And here we go, week three. The faithful remainder of Roman station church seminarians continues to slowly dwindle. Lol. Keep praying for me! I have not missed one yet. Although between the priests, seminarians, and college kids abroad / professionals abroad that are doing this with us, I'd say we are still holding strong at about 150 a day. The Lenten station churches have been a great teacher about Christian spirituality and human growth. This is the part where I'm going to use this post to preach to myself because it's late and I'm tired. The basic idea I have found to be true is this: that when seeking to grow closer to God (as we do especially in this Lenten season), the human spirit is not so much deterred by the idea that sacrifice will be necessary, but it is always confronted by the measure of its willingness to suffer.
Uhhh. What? So now let me give you my concrete example; it shall all become clear. During Lent, one may decide to chase after the Lord with greater fervor by attending weekday station church Masses in the city of Rome. In fact, the human spirit is so enamored with hope and so encouraged to 'run the race' and 'win the imperishable crown', that the foreknowledge of necessary sacrifices (like consistently losing sleep and walking an extra few miles every day) do not hinder or dampen its fervor. In fact, one even finds excitement at the thought of doing battle for the Lord and meeting these sacrifices with God's grace.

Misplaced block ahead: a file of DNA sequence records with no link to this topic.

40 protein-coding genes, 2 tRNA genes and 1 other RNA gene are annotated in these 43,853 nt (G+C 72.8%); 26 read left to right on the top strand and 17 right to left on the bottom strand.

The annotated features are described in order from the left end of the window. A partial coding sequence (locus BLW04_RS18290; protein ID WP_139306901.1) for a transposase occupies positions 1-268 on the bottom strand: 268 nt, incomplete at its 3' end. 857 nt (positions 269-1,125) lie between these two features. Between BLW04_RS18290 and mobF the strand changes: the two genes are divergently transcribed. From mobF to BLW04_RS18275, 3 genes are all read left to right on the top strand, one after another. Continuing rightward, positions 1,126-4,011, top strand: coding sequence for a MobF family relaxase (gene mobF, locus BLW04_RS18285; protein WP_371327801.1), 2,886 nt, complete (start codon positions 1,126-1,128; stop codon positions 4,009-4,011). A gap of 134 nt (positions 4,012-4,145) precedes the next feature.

So then what happens? Well, one is inevitably confronted by the reality of those sacrifices, which slowly but surely attempt to overwhelm the spirit and cause it to turn back from its goal. The plot thickens... It's harder to wake up. The body is sore. The legs are tired. The mind is tired. All the 'fun' is gone. It is at this point that we meet an important spiritual juncture. One sees the true measure of one's own willingness to suffer for the goal it has set before itself, and the drama of nature vs. grace, of conversion and salvation -- that drama unfolds, that battle is waged every morning in the heroic minute when the alarm goes off... again.
Amazing, salvation is won and lost in the simple and oh-so-ordinary moments when one decides, for example, whether to put his feet on the ground, or simply snooze the alarm and roll over. Lol, now is this all just a pinch melodramatic? Probably. But kinda not. The plain-Jane point is that, as with most things in life, there are talkers, and there are walkers, and there is a world of difference between the two. We gotta be walkers. We gotta be. The apostle James calls it being a 'doer of the word'.
And the game changer of it all, the difference between talking and walking, that's love (or as Frankie Sinatra says it, that's amore). Why? Because love is the only force in the entire universe that has the power to transform suffering into something meaningful.
When we love something we are willing to suffer for it, and in fact, in the context of love, a mountain of suffering looks to us like a bump in the road. So when mom gets up at 2am every morning for months to feed and calm baby, that's no small suffering for mom. But mom loves baby so deeply that the suffering of lost sleep and a weary body is nothing in comparison to the joy of holding flesh of her flesh and bone of her bone. So what am I saying, really. Brian, only that it's time you keep on running that race. I love God, and you wanna know what, these station churches have been awesome.
Man oh man I am sorry you haven't heard anything about Saint Mark's today; it was quite nice, the columns in the nave were just beautiful, made from Sicilian jasper. I hope this bit of rambling will hold you over until tomorrow. I'll at least leave you with the pics, which were disappointing because the lighting was so low that I couldn't get a great shot. So actually I'll give you one that another guy took with a better camera. Yeah that works. Enjoy! Oh yeah, and happy vigil of the Solemnity of the Annunciation!